September 9, 2016

Solomon Islands Prime Minister Speaks of Slain Missionaries and Ellen White

, South Pacific Adventist Record

The prime minister of the Solomon Islands paid an emotional tribute to slain Seventh-day Adventist missionaries and cited church cofounder Ellen G. White in a speech celebrating the 50th anniversary of a remote Adventist hospital.

Prime Minister Manasseh Sogovare joined hundreds of people for the three-day celebration at Atoifi Adventist Hospital on the eastern side of the island of Malaita, a location that can only be reached by boat or aircraft. The country’s capital, Honiara, is a 40-minute airplane flight away.

Sogovare said government policy has been strongly influenced by the hospital and a school of nursing operated by Papua New Guinea-based Pacific Adventist University on its campus.

“I can testify to the contribution this church has made to building the capacity of Solomon Islands,” he said. “Models developed by Atoifi and the school of nursing have proven appropriate to roll out in rural areas. … This is one of the best hospitals in Solomon Islands—one of the most respected and well equipped.”

Surprising some, Sogovare incorporated strong spiritual themes in his speech, even quoting Ellen White at length.

“In reviewing our past history, having traveled over every step of advance to our present standing, I can say, Praise God!” Sogovare said, reading a passage from White’s Life Sketches, page 196. “As I see what the Lord has wrought, I am filled with astonishment, and with confidence in Christ as leader. We have nothing to fear for the future, except as we shall forget the way the Lord has led us, and His teaching in our past history.”

Sogovare encouraged local chiefs and community leaders to work together with Atoifi and talk through cultural issues that have caused misunderstandings or tension. Last year, angry villagers demolished a new Adventist church building on Anuta Island and ordered the small congregation to leave.

Read: Pacific Islanders Destroy Church and Tell Adventists to Leave

Sogovare also spoke about Adventist pioneers who worked hard and sacrificed much to bring the gospel and better health to the local Kwaio people, both before and after the official establishment of the 91-bed hospital on Aug. 25, 1966.

Sogovare became emotional as he remembered those who had given so much, “even the supreme sacrifice”— referring to missionaries such as Lens Larwood, who died in a tractor accident in 1979, and Mary Semi (died 1929), Brian Dunn (1965) and Lance Gersbach (2003), all slain by those they had come to help.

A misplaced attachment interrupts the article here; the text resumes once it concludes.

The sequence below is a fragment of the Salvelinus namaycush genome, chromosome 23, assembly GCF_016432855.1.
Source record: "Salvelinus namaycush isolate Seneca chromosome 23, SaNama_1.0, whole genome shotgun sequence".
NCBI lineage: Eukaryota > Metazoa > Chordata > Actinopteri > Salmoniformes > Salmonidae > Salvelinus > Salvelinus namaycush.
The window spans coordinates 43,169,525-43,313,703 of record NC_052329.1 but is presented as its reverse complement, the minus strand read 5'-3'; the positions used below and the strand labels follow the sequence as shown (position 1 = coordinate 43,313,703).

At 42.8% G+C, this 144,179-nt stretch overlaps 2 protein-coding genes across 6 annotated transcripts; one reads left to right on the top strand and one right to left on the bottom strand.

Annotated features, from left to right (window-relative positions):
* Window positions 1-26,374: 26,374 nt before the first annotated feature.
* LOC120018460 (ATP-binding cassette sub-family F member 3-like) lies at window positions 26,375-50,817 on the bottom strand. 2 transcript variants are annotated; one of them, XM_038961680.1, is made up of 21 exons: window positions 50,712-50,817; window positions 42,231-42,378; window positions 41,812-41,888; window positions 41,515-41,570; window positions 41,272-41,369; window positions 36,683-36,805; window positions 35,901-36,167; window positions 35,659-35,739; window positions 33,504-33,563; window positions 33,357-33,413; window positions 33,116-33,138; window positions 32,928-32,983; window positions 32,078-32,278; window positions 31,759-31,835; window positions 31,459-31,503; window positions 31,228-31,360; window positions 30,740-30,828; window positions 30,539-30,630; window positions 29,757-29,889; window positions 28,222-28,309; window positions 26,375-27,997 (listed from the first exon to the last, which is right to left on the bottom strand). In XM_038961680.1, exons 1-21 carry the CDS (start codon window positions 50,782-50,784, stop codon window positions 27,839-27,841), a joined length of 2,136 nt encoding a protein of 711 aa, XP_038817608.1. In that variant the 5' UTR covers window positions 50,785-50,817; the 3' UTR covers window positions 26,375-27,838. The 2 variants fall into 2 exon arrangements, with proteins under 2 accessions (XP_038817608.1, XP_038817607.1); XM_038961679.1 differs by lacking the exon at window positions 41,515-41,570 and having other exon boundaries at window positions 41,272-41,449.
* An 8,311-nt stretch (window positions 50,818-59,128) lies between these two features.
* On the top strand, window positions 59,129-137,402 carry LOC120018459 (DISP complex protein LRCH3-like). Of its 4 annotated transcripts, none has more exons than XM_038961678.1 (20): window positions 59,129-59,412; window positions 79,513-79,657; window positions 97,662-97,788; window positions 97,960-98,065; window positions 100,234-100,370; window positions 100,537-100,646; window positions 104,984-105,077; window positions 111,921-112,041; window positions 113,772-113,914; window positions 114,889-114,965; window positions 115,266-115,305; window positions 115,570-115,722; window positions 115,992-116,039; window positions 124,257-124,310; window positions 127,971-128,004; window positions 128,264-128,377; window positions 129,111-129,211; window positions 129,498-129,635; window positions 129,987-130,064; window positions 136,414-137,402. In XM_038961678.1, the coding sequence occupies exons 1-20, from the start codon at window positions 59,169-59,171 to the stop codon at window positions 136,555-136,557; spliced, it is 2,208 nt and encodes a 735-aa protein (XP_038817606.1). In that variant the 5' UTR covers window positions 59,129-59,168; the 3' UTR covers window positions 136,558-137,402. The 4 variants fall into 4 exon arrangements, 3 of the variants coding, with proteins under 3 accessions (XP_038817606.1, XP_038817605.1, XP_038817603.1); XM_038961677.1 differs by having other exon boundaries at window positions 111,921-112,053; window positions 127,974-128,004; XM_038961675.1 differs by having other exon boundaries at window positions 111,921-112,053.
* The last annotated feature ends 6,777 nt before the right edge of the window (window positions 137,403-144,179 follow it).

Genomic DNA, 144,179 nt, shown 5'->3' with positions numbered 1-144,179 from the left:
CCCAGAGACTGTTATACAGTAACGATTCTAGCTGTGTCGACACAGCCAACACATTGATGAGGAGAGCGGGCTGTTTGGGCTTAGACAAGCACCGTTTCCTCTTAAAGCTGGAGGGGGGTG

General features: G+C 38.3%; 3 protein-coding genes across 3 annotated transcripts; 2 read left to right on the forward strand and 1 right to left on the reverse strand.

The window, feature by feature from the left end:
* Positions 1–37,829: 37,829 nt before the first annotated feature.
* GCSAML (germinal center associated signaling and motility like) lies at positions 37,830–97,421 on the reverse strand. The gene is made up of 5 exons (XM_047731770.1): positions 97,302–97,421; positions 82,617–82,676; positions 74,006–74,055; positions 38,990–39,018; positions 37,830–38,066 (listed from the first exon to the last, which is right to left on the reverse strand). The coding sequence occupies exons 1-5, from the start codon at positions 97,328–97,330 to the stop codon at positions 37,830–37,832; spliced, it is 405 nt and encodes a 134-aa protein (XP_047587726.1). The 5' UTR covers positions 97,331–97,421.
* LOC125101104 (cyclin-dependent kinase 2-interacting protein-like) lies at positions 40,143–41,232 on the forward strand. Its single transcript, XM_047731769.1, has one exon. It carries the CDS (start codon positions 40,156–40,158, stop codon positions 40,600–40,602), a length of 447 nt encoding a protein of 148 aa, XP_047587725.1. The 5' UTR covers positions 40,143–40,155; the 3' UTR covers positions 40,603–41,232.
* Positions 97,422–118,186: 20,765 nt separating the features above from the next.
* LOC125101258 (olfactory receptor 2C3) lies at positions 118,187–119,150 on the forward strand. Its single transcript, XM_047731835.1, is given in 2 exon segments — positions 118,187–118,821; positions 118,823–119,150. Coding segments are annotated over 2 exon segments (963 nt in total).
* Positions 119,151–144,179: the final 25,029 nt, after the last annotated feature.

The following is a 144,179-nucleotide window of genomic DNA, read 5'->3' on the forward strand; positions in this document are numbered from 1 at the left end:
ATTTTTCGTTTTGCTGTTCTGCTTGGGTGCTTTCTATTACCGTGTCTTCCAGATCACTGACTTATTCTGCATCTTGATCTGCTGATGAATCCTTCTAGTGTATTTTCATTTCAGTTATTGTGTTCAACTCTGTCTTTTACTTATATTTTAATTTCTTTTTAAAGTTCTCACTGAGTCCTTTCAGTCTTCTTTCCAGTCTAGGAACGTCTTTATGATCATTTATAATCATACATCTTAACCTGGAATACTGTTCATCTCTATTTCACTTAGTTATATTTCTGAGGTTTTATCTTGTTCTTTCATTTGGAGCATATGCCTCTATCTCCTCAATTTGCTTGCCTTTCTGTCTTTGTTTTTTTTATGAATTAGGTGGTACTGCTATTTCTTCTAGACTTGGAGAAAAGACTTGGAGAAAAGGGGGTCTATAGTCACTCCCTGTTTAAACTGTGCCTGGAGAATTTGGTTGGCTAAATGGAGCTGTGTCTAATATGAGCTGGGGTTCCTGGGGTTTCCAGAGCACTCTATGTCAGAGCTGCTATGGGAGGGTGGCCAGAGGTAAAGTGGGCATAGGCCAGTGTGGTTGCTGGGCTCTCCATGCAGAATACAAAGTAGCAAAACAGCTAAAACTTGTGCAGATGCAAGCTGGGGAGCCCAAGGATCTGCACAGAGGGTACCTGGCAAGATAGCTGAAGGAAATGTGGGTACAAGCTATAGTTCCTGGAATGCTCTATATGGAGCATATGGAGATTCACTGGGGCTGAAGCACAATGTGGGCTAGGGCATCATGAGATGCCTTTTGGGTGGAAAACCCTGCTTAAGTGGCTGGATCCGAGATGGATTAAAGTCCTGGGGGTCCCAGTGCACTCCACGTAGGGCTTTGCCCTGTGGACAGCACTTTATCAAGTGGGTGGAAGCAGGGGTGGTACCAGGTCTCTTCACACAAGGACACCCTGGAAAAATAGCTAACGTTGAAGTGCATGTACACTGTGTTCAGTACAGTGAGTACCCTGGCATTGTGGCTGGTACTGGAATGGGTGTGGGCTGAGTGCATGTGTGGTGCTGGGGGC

Later a group of guests took a short boat trip to the other side of Uru Harbour and climbed to the top of a steep hill to pay respects at the grave of Mary Semi, an Adventist missionary from the Western Solomons who was brutally killed in connection with a dispute over how a local girl’s bride price should be paid. Local oral histories consistently recall that Mary’s husband, Semi Pukekera, also from Ranongga in the Western Solomons, ran down the steep hill to avoid being the next victim. He jumped and was miraculously carried through the air, landing safely in the sea, where he was picked up by a boat from the opposite shore.

The hospital event opened on a Friday in late August with pan-flute wielding warriors vying for attention with bamboo-drum players and a marching ensemble. The Atoifi Mix Choir and The Singing Medicos performed the national anthem and a specially written anniversary song based on the hospital’s motto: “A life of service; health for all.”

“Usugani lea!” (good morning) was an expression that prefaced many of the 15 opening speeches, including that of the prime minister. Its use reflects a deep awareness of place — the greeting is in the language of the local Kwaio people, the traditional landowners and one of the key stakeholders in the continuing success of Atoifi Adventist Hospital.

The name of the hospital, Atoifi, is itself a Kwaio word meaning “hard place to build a house,” a reflection perhaps of the soil weakened by tunnels of thousands of crabs that swarmed over the area when Adventist missionaries began building at the site in the early 1960s.

Chester Kuma, a health ministries representative of the South Pacific Division, whose territory includes the Solomon Islands, and a Atoifi doctor from 1988 to 1999, recalled during his speech a specific instance when God’s leading was evident at Atoifi. In 1994, hospital and Adventist Church leaders met to discuss closing the institution amid financial difficulties. Closure seemed inevitable after a day-long meeting in which various last-ditch strategies were considered and rejected and heartfelt prayer sessions were held. But before the final vote was taken, one of the participants was called away to a telephone call. He returned in tears. It took him a while to compose himself enough to announce that the New Zealand government was extending a sizeable grant — just the amount needed for Atoifi to remain open.

The recounting of this story brought applause from the crowd and visible pleasure to the face of New Zealand’s ambassador to the Solomon Islands, Marion Crawshaw, who was seated on a specially constructed VIP dais along with Australian ambassador Andrew Byrne. 

Watch a music video created by the medical missionaries of Atoifi Adventist Hospital.